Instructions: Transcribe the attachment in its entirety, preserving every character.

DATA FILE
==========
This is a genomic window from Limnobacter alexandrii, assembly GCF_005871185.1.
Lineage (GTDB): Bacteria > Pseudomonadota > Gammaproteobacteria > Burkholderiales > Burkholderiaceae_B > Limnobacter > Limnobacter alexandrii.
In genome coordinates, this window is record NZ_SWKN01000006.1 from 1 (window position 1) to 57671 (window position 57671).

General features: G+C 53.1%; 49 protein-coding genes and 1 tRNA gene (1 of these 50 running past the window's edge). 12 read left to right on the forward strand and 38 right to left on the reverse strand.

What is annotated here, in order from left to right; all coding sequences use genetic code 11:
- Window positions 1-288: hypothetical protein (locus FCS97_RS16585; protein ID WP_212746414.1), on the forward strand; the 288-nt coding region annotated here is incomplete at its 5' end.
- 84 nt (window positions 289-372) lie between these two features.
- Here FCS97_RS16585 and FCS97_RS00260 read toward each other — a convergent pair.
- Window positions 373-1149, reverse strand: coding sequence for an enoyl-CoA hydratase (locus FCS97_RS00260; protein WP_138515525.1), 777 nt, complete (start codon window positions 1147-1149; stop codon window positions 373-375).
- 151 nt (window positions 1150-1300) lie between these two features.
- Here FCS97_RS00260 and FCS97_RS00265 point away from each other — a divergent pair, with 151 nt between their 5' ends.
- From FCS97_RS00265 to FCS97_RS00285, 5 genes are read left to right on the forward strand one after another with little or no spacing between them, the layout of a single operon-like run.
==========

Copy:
This is a genomic window from Limnobacter alexandrii, assembly GCF_005871185.1.
Lineage (GTDB): Bacteria > Pseudomonadota > Gammaproteobacteria > Burkholderiales > Burkholderiaceae_B > Limnobacter > Limnobacter alexandrii.
In genome coordinates, this window is record NZ_SWKN01000006.1 from 1 (window position 1) to 57671 (window position 57671).

General features: G+C 53.1%; 49 protein-coding genes and 1 tRNA gene (1 of these 50 running past the window's edge). 12 read left to right on the forward strand and 38 right to left on the reverse strand.

What is annotated here, in order from left to right; all coding sequences use genetic code 11:
- Window positions 1-288: hypothetical protein (locus FCS97_RS16585; protein ID WP_212746414.1), on the forward strand; the 288-nt coding region annotated here is incomplete at its 5' end.
- 84 nt (window positions 289-372) lie between these two features.
- Here FCS97_RS16585 and FCS97_RS00260 read toward each other — a convergent pair.
- Window positions 373-1149, reverse strand: coding sequence for an enoyl-CoA hydratase (locus FCS97_RS00260; protein WP_138515525.1), 777 nt, complete (start codon window positions 1147-1149; stop codon window positions 373-375).
- 151 nt (window positions 1150-1300) lie between these two features.
- Here FCS97_RS00260 and FCS97_RS00265 point away from each other — a divergent pair, with 151 nt between their 5' ends.
- From FCS97_RS00265 to FCS97_RS00285, 5 genes are read left to right on the forward strand one after another with little or no spacing between them, the layout of a single operon-like run.